Jamba Ulengo was a try-scoring machine for the Blue Bulls in this year’s Currie Cup, writes SIMON BORCHARDT.
Jamba Ulengo would have been lost to South African rugby if not for the efforts of two South African headmasters.
It was Corrie van der Walt, the headmaster at Fauna Primary in Bloemfontein, who encouraged an eight-year-old Ulengo, who until then had focused only on athletics, to play rugby. And it was Schalk Malherbe, the headmaster at Hoërskool Jim Fouché, who gave Ulengo a scholarship that would allow him to further develop his rugby skills.
Ulengo played flyhalf and centre at primary school, before moving to wing in high school. He represented Free State at the U16 Grant Khomo Week in 2005 and 2006, the U18 Academy Week in 2007 and the U18 Craven Week in 2008.
‘When I was at school I played the game for the fun of it,’ Ulengo tells SA Rugby magazine. ‘It was only when I got a Free State U19 contract that I really considered the possibility of becoming a professional rugby player.’
The wing went on to play for the U19 team in 2009, and scored 12 tries for Free State U21 over the following two seasons. He also represented Shimlas from 2010 to 2012, crossing the whitewash 11 times in 18 matches.
Ulengo, though, would make just one appearance for the senior Free State side – during the 2012 Vodacom Cup. He was included in their Currie Cup squad that year without getting a game.
You wouldn’t blame Ulengo for complaining about a lack of opportunities at senior level while in Bloemfontein, but he doesn’t hold any grudges against his former employers.
‘I saw that period as a chance to learn and develop my game,’ he says. ‘I was prepared to wait for my opportunity and keep working hard.’
That hard work paid off when, based on his Varsity Cup form, Ulengo was selected for the Emerging Springbok Sevens team that travelled to Kenya in 2012. He was called up to the Blitzboks soon afterwards, making his debut at the Glasgow Sevens. He was given a two-year sevens contract and went on to play in 13 World Series tournaments and win a gold medal at the World Games.
While Ulengo enjoyed his sevens stint, he had no hesitation in returning to the 15-man game when the Blue Bulls made him an offer last year.
‘The Bulls provided me with a huge opportunity to grow as a player and a person in a different environment,’ he says.
However, Ulengo once again had to wait patiently for an opportunity to impress. He made just one appearance in last year’s Currie Cup, with Akona Ndungane, Bjorn Basson and Sampie Mastriet ahead of him in the pecking order, and didn’t play Super Rugby this year. Instead, he was a regular starter for the Bulls’ Vodacom Cup team, scoring five tries.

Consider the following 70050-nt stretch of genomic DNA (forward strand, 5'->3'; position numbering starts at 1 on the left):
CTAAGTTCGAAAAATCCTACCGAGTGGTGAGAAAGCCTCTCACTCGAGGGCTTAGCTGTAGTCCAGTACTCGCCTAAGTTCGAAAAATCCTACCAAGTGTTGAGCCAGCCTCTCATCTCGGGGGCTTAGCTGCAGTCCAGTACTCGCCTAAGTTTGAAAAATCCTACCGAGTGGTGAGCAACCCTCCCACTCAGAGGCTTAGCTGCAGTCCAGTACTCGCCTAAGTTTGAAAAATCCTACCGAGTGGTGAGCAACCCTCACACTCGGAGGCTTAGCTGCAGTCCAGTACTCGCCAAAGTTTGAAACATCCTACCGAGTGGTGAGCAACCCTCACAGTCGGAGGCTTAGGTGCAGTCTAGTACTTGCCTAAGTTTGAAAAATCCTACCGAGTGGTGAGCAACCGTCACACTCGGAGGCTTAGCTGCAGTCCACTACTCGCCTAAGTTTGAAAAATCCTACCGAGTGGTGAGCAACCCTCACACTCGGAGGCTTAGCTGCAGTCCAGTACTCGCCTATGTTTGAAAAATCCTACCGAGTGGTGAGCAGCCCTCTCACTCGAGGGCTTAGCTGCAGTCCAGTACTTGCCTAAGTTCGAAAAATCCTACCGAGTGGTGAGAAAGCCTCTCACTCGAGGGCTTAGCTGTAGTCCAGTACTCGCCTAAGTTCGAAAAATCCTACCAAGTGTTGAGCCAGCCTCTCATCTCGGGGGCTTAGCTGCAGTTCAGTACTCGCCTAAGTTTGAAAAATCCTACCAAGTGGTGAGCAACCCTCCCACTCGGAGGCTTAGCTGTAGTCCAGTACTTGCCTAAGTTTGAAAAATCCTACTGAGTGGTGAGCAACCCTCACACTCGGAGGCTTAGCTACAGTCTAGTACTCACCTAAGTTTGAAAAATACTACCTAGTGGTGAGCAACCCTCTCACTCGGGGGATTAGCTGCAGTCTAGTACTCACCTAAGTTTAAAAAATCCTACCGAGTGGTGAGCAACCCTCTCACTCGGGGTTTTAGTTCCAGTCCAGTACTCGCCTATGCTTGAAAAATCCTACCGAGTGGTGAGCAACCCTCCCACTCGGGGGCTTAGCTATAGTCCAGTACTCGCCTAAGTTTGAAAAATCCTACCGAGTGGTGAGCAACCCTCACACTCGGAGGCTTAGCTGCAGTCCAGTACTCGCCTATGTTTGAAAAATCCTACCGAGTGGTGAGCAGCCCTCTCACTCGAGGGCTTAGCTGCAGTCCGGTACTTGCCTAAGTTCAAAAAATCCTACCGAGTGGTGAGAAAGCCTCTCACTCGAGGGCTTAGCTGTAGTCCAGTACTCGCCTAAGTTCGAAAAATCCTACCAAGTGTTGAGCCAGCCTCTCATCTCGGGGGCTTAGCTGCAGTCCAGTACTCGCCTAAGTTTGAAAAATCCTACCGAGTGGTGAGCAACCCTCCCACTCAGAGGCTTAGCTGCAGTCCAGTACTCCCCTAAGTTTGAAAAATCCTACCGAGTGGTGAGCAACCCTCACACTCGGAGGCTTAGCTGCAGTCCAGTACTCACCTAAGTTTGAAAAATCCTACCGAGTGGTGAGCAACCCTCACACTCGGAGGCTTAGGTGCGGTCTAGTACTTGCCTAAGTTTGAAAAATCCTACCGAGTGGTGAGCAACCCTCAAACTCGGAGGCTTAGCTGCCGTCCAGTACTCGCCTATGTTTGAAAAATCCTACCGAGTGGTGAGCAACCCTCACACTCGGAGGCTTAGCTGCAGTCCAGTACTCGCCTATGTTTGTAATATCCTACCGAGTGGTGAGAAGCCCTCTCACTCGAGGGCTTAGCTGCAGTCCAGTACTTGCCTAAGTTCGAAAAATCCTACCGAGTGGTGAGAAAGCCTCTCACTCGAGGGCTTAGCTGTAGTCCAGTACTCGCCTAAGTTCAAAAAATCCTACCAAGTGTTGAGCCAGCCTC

‘There’s a lot of competition at the Bulls and I didn’t expect to just rock up and play,’ he recalls. ‘I was happy to showcase my talent in the Vodacom Cup. It was a great learning curve for me as I got used to the Bulls’ systems and was able to settle into my new environment. I knew my opportunity to play at a higher level would come.’
When that opportunity did come – in this year’s Currie Cup – Ulengo made the most of it. He scored nine tries in the Bulls’ first nine matches and formed part of the competition’s most potent attacking back three.
‘It was great to play with Warrick [Gelant] and Travis [Ismaiel] in the Vodacom Cup,’ he says. ‘I learned how the other two play as individuals, which helped us to gel as a unit. It was also important for us to get to know each other off the field, which we did. We always hang out together.’
Rugby players don’t come more humble than Ulengo. Ask him about his Currie Cup success and he gives all the credit to his teammates, coaches and God. He gives a short answer when asked about his strengths as a player – ‘my attacking game’ – but goes into more detail when asked about his weaknesses – ‘I need to work on my communication and aerial skills, and my defence.’
One thing he is happy to talk about is sevens, and how it helped him become a better 15s player.
‘There is a big emphasis on spatial awareness in sevens and everyone must have the ability to finish and score tries,’ he explains. ‘And because there are only seven players on the field, your defence has to be good or the opposition will score. Sevens training sessions and matches are also done at a high intensity, so you become very fit.’
Ulengo’s short-term goals are to help the Bulls win the Currie Cup and to play Super Rugby next year, but he won’t rule out a return to sevens for the 2016 Olympic Games in Rio.
‘Going to the Olympics is the highlight for any athlete and it would be a great privilege to be part of that SA Sevens team,’ he says. ‘But for now I am focused on the Bulls. What happens in the future is in God’s hands.’
– This article first appeared in the November 2015 issue of SA Rugby magazine